They walked across the yard and went out into the street and took a cab. Thick clouds of dust were blowing, and it seemed as though it were just going to rain.
“You are not cold?” said Andrey Andreitch, screwing up his eyes at the dust.
She did not answer.
“Yesterday, you remember, Sasha blamed me for doing nothing,” he said, after a brief silence. “Well, he is right, absolutely right! I do nothing and can do nothing. My precious, why is it? Why is it that the very thought that I may some day fix a cockade on my cap and go into the government service is so hateful to me? Why do I feel so uncomfortable when I see a lawyer or a Latin master or a member of the Zemstvo? O Mother Russia! O Mother Russia! What a burden of idle and useless people you still carry! How many like me are upon you, long-suffering Mother!”
And from the fact that he did nothing he drew generalizations, seeing in it a sign of the times.
“When we are married let us go together into the country, my precious; there we will work! We will buy ourselves a little piece of land with a garden and a river, we will labour and watch life. Oh, how splendid that will be!”
He took off his hat, and his hair floated in the wind, while she listened to him and thought: “Good God, I wish I were home!”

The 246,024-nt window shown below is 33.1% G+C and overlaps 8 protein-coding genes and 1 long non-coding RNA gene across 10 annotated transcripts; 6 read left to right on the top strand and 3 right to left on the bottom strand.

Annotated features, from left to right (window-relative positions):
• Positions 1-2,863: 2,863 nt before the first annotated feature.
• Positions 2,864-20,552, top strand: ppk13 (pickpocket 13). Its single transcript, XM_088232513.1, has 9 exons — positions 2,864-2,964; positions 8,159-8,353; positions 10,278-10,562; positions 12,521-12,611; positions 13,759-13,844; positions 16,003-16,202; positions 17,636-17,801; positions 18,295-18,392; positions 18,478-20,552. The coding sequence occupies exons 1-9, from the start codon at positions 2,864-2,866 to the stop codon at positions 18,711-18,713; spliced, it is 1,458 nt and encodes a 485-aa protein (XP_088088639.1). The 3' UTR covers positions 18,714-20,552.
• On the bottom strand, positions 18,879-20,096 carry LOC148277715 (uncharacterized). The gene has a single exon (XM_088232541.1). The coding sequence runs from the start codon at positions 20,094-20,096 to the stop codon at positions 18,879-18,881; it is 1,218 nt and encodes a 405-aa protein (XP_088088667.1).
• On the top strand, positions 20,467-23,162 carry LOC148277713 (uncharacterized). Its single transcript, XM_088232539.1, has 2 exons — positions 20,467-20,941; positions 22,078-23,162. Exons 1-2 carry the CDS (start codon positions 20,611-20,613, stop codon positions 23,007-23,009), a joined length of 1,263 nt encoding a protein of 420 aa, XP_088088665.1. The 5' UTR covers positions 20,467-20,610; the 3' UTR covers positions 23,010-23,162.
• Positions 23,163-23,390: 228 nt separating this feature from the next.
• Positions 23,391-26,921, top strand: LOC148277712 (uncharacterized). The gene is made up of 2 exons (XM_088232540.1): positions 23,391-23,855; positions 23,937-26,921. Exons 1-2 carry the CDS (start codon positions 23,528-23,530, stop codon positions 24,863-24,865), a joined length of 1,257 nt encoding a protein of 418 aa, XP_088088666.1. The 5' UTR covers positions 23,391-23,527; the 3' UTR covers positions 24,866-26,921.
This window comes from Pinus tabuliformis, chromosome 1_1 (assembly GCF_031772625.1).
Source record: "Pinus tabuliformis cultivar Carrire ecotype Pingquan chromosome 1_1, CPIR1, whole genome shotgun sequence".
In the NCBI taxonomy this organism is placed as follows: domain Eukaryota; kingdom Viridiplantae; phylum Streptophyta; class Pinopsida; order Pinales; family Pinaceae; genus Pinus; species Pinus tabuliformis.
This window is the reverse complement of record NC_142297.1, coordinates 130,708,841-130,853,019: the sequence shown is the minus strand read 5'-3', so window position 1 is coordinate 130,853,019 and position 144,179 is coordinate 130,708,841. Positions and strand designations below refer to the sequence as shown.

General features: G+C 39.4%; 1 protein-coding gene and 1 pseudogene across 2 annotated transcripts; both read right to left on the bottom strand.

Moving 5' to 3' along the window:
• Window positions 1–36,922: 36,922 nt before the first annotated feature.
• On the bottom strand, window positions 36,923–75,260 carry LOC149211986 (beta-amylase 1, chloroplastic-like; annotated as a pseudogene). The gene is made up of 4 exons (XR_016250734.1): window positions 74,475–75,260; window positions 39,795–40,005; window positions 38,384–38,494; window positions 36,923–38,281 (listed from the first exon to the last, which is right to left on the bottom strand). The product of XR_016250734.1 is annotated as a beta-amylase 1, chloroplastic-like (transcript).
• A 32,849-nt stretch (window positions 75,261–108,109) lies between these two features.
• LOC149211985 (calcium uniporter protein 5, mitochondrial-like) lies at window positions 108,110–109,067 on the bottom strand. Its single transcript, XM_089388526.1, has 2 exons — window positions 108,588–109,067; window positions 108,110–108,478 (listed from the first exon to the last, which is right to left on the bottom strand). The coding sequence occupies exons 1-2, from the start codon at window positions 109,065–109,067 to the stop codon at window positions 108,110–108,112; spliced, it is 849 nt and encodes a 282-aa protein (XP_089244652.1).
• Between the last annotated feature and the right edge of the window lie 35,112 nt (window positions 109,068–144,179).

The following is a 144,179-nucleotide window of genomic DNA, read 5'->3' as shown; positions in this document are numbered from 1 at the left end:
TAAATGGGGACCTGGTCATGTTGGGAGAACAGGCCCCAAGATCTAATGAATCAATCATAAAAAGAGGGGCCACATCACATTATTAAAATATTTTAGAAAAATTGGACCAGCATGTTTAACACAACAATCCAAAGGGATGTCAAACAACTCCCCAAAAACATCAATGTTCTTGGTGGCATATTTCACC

When they were quite near the house they overtook Father Andrey.
“Ah, here’s father coming,” cried Andrey Andreitch, delighted, and he waved his hat. “I love my dad really,” he said as he paid the cabman. “He’s a splendid old fellow, a dear old fellow.”
Nadya went into the house, feeling cross and unwell, thinking that there would be visitors all the evening, that she would have to entertain them, to smile, to listen to the fiddle, to listen to all sorts of nonsense, and to talk of nothing but the wedding.
Granny, dignified, gorgeous in her silk dress, and haughty as she always seemed before visitors, was sitting before the samovar. Father Andrey came in with his sly smile.
“I have the pleasure and blessed consolation of seeing you in health,” he said to Granny, and it was hard to tell whether he was joking or speaking seriously.
The wind was beating on the window and on the roof; there was a whistling sound, and in the stove the house spirit was plaintively and sullenly droning his song. It was past midnight; everyone in the house had gone to bed, but no one was asleep, and it seemed all the while to Nadya as though they were playing the fiddle below. There was a sharp bang; a shutter must have been torn off. A minute later Nina Ivanovna came in in her nightgown, with a candle.
“What was the bang, Nadya?” she asked.
Her mother, with her hair in a single plait and a timid smile on her face, looked older, plainer, smaller on that stormy night. Nadya remembered that quite a little time ago she had thought her mother an exceptional woman and had listened with pride to the things she said; and now she could not remember those things, everything that came into her mind was so feeble and useless.